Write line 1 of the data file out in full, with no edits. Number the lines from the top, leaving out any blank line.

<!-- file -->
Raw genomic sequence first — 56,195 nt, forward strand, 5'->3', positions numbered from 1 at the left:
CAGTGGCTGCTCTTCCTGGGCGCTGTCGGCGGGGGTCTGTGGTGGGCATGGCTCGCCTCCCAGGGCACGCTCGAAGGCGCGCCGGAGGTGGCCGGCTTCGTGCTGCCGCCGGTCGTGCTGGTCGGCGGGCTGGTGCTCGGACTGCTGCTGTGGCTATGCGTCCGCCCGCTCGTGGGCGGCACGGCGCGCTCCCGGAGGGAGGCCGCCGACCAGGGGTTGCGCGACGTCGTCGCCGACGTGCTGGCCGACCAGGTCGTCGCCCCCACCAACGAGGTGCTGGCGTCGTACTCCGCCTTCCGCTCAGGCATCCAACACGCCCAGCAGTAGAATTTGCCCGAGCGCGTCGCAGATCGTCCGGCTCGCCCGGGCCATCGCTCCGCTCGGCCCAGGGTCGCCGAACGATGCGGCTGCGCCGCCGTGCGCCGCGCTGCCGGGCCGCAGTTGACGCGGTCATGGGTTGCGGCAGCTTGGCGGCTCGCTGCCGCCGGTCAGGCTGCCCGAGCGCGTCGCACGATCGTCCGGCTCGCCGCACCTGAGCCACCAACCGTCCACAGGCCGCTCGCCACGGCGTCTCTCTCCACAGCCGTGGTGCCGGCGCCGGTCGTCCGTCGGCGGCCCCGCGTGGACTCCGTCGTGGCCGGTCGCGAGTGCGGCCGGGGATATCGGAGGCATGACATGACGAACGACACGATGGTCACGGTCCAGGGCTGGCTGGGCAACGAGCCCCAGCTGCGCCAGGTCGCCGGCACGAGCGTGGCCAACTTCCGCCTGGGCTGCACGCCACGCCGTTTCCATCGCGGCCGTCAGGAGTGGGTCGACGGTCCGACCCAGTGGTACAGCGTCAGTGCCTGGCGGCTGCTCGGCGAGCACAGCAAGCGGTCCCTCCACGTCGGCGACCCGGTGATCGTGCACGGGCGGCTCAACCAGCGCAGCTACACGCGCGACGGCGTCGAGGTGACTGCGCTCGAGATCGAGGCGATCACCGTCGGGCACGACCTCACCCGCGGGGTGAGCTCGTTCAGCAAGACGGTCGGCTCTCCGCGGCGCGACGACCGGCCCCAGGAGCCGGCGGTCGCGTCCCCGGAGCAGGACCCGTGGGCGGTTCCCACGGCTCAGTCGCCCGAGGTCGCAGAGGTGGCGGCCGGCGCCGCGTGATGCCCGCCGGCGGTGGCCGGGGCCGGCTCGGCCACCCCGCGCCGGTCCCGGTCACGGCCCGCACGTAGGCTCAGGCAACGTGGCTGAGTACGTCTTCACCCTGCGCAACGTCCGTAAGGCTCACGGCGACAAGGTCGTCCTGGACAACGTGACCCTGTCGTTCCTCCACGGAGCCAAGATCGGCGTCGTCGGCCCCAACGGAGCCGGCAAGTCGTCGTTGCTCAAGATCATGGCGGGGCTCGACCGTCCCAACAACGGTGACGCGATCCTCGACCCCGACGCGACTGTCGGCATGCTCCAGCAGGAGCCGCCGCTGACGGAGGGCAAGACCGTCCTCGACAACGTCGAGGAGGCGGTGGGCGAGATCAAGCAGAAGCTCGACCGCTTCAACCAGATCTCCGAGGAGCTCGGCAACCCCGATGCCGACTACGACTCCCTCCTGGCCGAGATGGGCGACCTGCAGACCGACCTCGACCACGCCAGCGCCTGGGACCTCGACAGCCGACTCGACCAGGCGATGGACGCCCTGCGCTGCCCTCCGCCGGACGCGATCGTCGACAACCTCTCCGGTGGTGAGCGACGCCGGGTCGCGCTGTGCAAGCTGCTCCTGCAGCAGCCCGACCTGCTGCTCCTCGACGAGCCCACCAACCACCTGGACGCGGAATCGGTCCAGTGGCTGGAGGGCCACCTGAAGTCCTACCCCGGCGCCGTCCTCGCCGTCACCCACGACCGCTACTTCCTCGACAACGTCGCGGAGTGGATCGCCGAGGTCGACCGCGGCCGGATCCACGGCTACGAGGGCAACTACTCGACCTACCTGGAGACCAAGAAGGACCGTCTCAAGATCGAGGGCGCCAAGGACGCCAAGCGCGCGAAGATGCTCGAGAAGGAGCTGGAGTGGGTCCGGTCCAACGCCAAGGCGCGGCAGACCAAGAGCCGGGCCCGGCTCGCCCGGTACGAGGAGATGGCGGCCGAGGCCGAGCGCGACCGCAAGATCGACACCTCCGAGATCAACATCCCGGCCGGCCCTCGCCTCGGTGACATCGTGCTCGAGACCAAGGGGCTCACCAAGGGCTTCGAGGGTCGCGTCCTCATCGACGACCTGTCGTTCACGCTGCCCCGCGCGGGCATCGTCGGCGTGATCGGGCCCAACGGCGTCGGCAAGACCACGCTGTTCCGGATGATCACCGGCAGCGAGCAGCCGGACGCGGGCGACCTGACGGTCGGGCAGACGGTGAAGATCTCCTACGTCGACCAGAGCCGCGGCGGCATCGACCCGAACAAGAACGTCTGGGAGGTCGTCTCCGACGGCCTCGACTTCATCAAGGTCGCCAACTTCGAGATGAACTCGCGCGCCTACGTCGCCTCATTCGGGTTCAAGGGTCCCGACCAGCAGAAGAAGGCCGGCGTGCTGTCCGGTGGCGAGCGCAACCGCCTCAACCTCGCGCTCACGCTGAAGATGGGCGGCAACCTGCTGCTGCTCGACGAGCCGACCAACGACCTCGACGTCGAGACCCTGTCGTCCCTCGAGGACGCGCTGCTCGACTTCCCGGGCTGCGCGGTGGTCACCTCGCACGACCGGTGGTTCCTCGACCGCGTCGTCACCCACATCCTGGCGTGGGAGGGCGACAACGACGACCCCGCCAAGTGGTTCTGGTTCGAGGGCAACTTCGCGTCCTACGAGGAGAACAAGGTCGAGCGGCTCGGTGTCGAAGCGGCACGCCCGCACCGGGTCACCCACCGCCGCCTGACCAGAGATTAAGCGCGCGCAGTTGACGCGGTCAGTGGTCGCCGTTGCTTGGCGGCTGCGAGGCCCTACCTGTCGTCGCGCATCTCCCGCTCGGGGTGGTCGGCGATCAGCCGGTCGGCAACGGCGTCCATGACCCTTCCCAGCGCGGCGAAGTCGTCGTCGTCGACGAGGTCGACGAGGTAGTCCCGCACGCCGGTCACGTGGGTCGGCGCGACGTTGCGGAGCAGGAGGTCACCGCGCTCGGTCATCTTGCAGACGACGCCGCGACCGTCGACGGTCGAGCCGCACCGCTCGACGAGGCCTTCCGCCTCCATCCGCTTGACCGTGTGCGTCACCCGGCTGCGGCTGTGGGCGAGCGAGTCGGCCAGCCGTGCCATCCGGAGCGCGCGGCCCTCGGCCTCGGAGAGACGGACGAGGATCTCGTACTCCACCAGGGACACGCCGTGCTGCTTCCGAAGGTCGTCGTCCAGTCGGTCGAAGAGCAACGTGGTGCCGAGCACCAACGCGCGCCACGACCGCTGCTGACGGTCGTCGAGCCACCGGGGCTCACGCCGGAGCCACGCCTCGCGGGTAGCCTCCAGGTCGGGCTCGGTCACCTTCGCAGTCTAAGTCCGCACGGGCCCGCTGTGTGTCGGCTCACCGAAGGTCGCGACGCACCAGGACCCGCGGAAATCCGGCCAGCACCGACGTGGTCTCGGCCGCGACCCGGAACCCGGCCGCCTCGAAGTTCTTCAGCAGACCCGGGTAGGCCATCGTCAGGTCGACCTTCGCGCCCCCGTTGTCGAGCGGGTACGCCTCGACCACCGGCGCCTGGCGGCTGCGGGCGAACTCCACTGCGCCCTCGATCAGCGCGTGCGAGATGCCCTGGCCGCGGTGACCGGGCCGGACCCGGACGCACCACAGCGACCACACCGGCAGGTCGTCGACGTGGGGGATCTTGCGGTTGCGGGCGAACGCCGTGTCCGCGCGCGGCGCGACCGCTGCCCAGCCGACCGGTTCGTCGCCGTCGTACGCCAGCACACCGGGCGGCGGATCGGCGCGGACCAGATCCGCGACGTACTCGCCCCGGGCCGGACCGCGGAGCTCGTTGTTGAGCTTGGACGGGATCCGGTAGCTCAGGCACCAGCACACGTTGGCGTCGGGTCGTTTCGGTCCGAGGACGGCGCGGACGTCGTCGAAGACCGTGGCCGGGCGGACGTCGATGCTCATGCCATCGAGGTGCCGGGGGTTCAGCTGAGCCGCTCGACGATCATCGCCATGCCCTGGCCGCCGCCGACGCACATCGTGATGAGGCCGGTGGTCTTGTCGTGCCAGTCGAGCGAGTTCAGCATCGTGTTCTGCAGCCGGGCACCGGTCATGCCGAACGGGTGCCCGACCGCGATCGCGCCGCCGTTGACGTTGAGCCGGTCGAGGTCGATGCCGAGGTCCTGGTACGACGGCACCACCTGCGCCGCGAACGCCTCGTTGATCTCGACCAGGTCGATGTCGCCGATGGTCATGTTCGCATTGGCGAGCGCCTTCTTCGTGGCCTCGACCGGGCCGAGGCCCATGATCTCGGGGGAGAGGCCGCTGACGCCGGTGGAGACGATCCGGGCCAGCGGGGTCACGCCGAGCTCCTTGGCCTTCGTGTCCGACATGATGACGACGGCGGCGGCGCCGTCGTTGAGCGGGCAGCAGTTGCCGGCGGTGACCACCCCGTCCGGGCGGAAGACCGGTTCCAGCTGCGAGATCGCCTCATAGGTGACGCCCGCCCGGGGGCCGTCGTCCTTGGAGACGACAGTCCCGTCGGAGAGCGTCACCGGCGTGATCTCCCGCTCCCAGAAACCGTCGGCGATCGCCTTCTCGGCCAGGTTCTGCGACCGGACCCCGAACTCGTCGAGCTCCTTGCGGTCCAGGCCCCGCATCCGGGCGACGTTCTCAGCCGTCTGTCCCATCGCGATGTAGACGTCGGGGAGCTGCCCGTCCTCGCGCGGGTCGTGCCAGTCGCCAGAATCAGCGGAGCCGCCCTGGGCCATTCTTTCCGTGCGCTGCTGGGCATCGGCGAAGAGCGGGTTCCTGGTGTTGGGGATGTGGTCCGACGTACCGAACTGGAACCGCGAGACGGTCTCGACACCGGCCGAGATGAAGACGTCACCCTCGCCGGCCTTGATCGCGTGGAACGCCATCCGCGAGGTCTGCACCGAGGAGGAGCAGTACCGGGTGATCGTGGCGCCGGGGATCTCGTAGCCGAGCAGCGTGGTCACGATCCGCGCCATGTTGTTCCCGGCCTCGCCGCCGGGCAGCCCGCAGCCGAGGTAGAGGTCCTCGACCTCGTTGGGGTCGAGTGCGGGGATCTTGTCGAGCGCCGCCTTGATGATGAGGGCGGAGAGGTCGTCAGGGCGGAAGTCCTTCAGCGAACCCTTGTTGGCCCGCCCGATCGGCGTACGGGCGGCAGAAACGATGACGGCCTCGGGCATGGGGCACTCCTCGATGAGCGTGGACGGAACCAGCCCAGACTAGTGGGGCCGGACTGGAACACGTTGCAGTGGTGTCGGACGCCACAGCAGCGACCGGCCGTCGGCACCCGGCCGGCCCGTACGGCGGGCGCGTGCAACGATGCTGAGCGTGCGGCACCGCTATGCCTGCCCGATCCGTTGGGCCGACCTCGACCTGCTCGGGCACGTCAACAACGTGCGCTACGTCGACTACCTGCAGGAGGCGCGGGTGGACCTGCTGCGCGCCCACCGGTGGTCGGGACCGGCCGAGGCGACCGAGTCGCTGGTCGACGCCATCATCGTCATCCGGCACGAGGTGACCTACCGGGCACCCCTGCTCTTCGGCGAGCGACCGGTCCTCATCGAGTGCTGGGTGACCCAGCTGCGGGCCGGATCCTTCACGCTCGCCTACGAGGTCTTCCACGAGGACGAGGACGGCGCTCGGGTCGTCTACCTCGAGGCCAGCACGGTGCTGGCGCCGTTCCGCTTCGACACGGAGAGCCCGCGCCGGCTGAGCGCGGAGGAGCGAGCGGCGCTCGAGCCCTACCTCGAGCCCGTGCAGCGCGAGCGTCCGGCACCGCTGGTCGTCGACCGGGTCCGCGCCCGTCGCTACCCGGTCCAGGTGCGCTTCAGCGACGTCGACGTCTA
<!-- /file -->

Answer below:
Raw genomic sequence first — 56,195 nt, forward strand, 5'->3', positions numbered from 1 at the left: